Photographs by Frank

12 June 2022

Flag Leaves

Filed under: Misc.,Still Life — Frank @ 9:30 PM

A couple of days ago I cut two stalks of ‘grass’ while I was out and about. I thought that they might make a good photograph.

This afternoon, I set up the stalks on our deck railing and made some photographs. I envisioned making black and white photos of the stalks and eventually salted-paper prints.

As I was framing up my first exposures, I had an epiphany… the leaves attached to these stalks are “flag leaves”!

I recently learned about flag leaves from the current issue of The Limrik, Antrim’s quarterly community newsletter/journal. It just so happens that Joan is the managing editor of this esteemed publication. I am, by virtue of being married to Joan, the photo editor and business manager.

One of the articles in the June 2022 issue is about the “Flag Leaf Bakery”, a new bakery that will be opening soon in downtown Antrim. During Joan’s interview with the owners of the bakery they described the origin of its name. I quote…”The name “Flag Leaf” comes from the last leaf to develop on the wheat stalk before the seed head forms. The emerging flag leaf signals the end of the plant’s vegetative growth phase and its photosynthesis provides a large fraction of the energy needed for seed production.”

I am not sure if the stalks I collected are wheat, but the leaves attached to these stalks are clearly flag leaves.

Life is full of interesting convergences!

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Flag Leaf #1
Flag Leaf #1
Flag Leaves
Flag Leaves

Around the Yard on a Sunday Afternoon

This afternoon I took a short stroll around the yard just to see what was up.

There were a few odes about and a number of swallowtails nectaring on Joan’s garden flowers. Speaking of garden flowers, the poppies have really ‘popped’ in the last several days.

The frog is a resident of the small pool I built this spring*, hoping to attract wildlife (especially birds) to photograph without attracting the local bears (as would putting out seed for the birds). I have yet to find the time to ‘stake out’ the pool and see what, if any, birds come by but this frog moved in within a few days of my filling the pool with water.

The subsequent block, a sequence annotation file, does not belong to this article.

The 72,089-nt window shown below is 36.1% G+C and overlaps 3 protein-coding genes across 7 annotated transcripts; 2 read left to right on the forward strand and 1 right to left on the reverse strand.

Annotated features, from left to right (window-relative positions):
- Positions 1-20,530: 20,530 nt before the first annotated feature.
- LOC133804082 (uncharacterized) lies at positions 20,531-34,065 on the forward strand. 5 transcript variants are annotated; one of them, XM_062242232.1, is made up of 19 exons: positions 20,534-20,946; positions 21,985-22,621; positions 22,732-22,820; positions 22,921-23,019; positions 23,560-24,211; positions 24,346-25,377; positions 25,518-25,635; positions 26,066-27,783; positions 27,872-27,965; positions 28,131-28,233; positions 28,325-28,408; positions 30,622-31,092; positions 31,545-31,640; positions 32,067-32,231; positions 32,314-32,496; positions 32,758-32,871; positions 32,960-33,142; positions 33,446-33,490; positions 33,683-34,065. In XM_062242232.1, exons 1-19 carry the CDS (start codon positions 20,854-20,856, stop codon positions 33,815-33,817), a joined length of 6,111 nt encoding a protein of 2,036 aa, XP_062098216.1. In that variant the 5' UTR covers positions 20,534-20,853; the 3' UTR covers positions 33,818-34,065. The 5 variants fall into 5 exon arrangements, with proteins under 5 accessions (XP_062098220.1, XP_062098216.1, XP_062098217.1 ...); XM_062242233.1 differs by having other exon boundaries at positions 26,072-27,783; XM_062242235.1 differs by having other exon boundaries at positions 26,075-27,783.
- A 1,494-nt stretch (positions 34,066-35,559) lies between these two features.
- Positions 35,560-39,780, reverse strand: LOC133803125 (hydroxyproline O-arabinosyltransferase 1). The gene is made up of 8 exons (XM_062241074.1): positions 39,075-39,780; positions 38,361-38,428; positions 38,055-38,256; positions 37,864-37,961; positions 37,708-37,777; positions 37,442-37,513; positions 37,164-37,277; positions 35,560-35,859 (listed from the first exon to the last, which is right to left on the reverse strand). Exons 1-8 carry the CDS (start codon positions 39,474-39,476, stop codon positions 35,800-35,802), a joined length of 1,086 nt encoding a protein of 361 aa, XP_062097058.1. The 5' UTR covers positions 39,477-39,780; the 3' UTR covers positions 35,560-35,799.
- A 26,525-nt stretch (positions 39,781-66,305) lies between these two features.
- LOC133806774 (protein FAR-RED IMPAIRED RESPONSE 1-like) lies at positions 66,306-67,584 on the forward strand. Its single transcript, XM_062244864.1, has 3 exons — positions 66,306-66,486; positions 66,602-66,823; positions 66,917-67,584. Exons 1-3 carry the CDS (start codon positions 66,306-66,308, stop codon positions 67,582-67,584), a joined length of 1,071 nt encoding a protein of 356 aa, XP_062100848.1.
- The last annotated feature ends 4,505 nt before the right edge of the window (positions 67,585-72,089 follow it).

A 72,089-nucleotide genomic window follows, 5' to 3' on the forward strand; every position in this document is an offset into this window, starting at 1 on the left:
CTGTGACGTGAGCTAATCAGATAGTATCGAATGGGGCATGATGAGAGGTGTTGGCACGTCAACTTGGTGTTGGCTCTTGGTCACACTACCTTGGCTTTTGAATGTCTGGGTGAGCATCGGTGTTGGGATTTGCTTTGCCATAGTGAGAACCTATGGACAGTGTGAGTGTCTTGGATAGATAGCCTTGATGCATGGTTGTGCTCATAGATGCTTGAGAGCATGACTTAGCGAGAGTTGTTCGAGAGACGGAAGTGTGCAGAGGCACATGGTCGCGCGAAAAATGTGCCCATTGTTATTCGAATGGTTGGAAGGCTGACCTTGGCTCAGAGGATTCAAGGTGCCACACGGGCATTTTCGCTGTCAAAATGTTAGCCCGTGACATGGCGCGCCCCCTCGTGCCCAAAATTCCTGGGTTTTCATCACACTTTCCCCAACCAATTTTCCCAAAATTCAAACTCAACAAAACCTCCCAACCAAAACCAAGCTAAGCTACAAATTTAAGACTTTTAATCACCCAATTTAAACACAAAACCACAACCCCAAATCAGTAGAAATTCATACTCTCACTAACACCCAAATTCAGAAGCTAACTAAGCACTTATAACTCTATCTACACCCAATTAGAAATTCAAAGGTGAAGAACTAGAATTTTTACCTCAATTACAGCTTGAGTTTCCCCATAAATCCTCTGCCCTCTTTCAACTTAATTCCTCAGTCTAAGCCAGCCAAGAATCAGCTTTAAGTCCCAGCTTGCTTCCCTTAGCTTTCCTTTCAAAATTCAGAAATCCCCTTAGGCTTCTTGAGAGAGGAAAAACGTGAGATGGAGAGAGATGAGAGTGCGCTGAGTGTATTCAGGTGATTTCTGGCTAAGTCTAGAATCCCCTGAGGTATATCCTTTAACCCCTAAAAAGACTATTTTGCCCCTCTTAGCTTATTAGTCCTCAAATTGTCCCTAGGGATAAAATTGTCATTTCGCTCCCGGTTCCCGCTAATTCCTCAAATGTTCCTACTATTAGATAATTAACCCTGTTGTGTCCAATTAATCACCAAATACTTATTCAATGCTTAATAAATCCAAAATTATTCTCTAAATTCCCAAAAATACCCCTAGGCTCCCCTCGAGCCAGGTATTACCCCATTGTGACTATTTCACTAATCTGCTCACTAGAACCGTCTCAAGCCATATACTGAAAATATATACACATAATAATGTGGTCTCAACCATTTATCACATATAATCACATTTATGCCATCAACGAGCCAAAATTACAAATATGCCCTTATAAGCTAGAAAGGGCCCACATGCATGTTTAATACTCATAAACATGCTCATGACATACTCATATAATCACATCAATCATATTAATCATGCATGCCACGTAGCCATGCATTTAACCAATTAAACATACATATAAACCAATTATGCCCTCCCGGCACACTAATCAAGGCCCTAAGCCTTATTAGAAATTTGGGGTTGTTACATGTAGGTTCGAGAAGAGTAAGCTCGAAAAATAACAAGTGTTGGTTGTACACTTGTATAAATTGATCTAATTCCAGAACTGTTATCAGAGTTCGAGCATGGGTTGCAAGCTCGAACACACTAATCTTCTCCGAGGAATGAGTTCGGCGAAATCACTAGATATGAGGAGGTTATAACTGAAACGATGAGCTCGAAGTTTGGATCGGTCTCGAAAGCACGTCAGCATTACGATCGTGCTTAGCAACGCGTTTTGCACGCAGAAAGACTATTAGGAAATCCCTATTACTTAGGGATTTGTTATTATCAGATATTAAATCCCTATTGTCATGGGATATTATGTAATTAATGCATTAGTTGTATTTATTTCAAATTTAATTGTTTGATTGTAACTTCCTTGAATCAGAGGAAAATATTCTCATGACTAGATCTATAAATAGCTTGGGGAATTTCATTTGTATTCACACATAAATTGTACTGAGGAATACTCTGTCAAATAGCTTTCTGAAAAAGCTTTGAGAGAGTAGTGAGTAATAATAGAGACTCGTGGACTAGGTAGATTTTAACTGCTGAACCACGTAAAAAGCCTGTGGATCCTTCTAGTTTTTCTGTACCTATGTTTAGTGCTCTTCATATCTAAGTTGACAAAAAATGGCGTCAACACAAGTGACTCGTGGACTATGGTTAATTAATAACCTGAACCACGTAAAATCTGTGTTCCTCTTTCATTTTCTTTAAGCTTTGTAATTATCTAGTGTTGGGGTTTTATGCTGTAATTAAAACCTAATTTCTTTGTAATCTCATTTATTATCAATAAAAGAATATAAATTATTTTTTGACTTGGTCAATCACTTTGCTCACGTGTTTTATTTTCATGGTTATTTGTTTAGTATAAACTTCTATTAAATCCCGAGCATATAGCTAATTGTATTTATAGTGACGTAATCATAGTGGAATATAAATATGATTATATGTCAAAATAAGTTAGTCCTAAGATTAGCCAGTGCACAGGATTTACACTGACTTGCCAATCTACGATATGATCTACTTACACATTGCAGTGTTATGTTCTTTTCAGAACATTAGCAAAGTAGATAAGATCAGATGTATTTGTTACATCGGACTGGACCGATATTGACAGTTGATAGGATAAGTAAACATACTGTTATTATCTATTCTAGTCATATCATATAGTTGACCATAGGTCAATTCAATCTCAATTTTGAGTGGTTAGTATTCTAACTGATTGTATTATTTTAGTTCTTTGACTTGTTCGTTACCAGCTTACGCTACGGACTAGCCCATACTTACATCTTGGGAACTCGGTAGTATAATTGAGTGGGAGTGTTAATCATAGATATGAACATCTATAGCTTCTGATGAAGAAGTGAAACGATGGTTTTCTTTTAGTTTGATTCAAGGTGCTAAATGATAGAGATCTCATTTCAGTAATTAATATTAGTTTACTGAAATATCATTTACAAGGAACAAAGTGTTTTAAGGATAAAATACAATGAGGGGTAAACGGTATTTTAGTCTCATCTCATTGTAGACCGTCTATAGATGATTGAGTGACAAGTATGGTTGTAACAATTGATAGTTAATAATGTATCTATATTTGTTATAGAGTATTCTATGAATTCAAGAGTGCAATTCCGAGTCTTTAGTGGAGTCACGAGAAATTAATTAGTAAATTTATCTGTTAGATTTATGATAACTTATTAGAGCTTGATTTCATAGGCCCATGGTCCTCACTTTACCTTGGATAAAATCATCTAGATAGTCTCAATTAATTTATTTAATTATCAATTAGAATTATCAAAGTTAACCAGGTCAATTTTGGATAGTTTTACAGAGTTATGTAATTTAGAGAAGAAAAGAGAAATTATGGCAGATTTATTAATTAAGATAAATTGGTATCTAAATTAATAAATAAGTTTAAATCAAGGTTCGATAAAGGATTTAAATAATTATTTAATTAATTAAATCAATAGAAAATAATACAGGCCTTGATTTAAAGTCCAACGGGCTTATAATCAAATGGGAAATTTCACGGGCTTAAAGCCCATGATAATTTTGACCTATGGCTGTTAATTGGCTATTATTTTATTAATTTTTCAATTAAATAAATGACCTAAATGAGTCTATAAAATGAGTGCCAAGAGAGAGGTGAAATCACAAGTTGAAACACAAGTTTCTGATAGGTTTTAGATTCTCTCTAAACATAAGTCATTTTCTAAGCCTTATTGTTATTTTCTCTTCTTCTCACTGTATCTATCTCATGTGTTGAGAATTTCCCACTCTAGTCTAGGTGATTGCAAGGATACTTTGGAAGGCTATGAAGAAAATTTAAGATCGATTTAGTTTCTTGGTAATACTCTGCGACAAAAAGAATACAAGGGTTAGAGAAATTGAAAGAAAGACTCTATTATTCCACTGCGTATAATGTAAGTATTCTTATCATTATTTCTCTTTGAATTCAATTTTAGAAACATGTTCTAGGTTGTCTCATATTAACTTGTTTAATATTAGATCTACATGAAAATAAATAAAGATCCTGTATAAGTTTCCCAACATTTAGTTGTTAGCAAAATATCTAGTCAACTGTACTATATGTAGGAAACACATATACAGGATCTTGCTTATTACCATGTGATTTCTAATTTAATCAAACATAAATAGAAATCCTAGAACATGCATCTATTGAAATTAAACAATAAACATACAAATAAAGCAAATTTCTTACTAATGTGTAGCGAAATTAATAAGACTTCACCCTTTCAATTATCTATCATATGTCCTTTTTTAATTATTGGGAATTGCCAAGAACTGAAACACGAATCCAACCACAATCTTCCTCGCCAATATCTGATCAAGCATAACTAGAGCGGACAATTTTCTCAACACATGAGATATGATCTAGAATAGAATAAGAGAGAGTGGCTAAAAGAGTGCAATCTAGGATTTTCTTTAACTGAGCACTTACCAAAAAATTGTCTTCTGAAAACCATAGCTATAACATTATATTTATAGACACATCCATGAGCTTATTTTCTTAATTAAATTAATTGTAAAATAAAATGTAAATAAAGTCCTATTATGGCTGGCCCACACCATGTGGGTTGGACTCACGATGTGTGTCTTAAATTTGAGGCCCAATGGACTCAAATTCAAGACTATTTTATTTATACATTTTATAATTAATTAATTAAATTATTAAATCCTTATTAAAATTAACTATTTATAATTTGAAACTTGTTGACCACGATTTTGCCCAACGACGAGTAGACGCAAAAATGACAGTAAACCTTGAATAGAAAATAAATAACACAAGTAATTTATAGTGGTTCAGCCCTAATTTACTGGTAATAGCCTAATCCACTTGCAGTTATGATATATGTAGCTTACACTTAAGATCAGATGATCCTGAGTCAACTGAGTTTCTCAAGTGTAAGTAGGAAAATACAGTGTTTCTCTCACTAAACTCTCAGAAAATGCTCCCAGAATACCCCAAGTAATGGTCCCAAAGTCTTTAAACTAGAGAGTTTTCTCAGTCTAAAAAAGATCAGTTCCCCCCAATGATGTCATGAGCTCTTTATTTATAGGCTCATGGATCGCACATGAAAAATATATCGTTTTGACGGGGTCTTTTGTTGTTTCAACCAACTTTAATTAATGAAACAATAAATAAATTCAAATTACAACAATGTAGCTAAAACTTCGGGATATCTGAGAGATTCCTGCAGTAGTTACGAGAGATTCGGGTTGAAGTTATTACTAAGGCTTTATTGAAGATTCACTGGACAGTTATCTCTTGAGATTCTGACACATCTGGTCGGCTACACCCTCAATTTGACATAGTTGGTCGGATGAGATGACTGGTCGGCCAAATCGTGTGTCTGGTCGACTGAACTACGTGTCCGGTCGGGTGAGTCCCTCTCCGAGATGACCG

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American Emerald (male)
American Emerald (male)
Swallowtail Nectaring
Swallowtail Nectaring
Whiteface (sp? (female)
Whiteface (sp? (female)
Our Resident Frog
Our Resident Frog
Chalk-fronted Corporal (female)
Chalk-fronted Corporal (female)
Aurora Damsels (tandem pair)
Aurora Damsels (tandem pair)
Poppy Bud
Poppy Bud
Poppy
Poppy

* The wooden handles on our wheelbarrow rotted out and were unrepairable. Of course the plastic tub was still in good shape so I disassembled the wheelbarrow and plugged the holes in the tub where the bolts pierced it. I then buried the tub in the ground and added some strategic rocks to cover the exposed plastic of the tub. Joan added some plants to further naturalize the setting and now we have a small ‘water feature’ out near the greenhouse.

8 June 2022

Loon Sitting

Filed under: Birds,Monadnock Region,Wildlife — Tags: — Frank @ 8:01 PM

Late yesterday afternoon, I headed down to the lake to observe the loon nest. There was not a lot of action.

I watched for an hour and three-quarters. In that time the individual on the nest shifted position quickly twice. I am not sure they even turned the eggs.

At about ninety minutes, I got up to stretched my legs and saw a second loon off the end of the point on the main part of the lake. This gave me hope that they might do a switch so I sat back down and waited another fifteen minutes before I decided that dinner was in order.

All told, I made about sixty exposures, mostly to keep myself entertained, not because there was great action!*

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Loon on Nest (with 2x teleconverter)
Loon on Nest (with 2x teleconverter)
Loon Shifting Position on Nest (Maybe Turning Eggs)
Loon Shifting Position on Nest (Maybe Turning Eggs)
Loon on Nest
Loon on Nest

I also experimented with video, something I rarely do. Here is a three minute clip that really gives you a feel for the ‘excitement’ of loon watching!

Try to stay awake… I did for more than an hour and a half!!!!

* WARNING – photographer talk ahead! The first few exposures yesterday afternoon were made using with a 2x teleconverter (a different one from the one I used several days ago). There is certainly some degradation in the images made with the converter, although I am not sure that it is evident in the small files I post here. I am pretty convinced that I will get better results with deeper crops (to get similar fields of view) of the files made without the converter than I will using the converter. As you would expect, since it is a 2x converter, the file sizes differ by a factor of two as well.